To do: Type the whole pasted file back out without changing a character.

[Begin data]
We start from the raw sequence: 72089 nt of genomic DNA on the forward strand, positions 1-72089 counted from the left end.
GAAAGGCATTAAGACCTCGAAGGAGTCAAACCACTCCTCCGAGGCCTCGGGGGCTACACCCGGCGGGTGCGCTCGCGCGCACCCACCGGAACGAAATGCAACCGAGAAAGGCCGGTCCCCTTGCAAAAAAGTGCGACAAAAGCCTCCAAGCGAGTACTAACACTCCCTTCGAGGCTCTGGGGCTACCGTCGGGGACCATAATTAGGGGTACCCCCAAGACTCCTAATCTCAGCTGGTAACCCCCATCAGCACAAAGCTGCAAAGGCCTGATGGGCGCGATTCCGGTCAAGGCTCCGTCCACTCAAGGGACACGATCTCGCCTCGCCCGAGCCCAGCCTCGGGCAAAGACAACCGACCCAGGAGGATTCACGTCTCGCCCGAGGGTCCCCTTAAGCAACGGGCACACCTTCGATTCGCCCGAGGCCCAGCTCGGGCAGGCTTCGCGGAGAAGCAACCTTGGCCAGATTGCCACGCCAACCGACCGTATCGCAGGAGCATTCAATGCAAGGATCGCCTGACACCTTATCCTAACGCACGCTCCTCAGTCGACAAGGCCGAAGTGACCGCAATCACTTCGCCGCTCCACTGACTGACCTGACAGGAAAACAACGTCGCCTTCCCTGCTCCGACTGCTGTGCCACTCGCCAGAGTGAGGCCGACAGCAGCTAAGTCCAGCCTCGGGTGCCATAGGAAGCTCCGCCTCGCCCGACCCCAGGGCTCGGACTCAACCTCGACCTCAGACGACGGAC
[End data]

We start from the raw sequence: 72089 nt of genomic DNA on the forward strand, positions 1-72089 counted from the left end.
GAAAGGCATTAAGACCTCGAAGGAGTCAAACCACTCCTCCGAGGCCTCGGGGGCTACACCCGGCGGGTGCGCTCGCGCGCACCCACCGGAACGAAATGCAACCGAGAAAGGCCGGTCCCCTTGCAAAAAAGTGCGACAAAAGCCTCCAAGCGAGTACTAACACTCCCTTCGAGGCTCTGGGGCTACCGTCGGGGACCATAATTAGGGGTACCCCCAAGACTCCTAATCTCAGCTGGTAACCCCCATCAGCACAAAGCTGCAAAGGCCTGATGGGCGCGATTCCGGTCAAGGCTCCGTCCACTCAAGGGACACGATCTCGCCTCGCCCGAGCCCAGCCTCGGGCAAAGACAACCGACCCAGGAGGATTCACGTCTCGCCCGAGGGTCCCCTTAAGCAACGGGCACACCTTCGATTCGCCCGAGGCCCAGCTCGGGCAGGCTTCGCGGAGAAGCAACCTTGGCCAGATTGCCACGCCAACCGACCGTATCGCAGGAGCATTCAATGCAAGGATCGCCTGACACCTTATCCTAACGCACGCTCCTCAGTCGACAAGGCCGAAGTGACCGCAATCACTTCGCCGCTCCACTGACTGACCTGACAGGAAAACAACGTCGCCTTCCCTGCTCCGACTGCTGTGCCACTCGCCAGAGTGAGGCCGACAGCAGCTAAGTCCAGCCTCGGGTGCCATAGGAAGCTCCGCCTCGCCCGACCCCAGGGCTCGGACTCAACCTCGACCTCAGACGACGGAC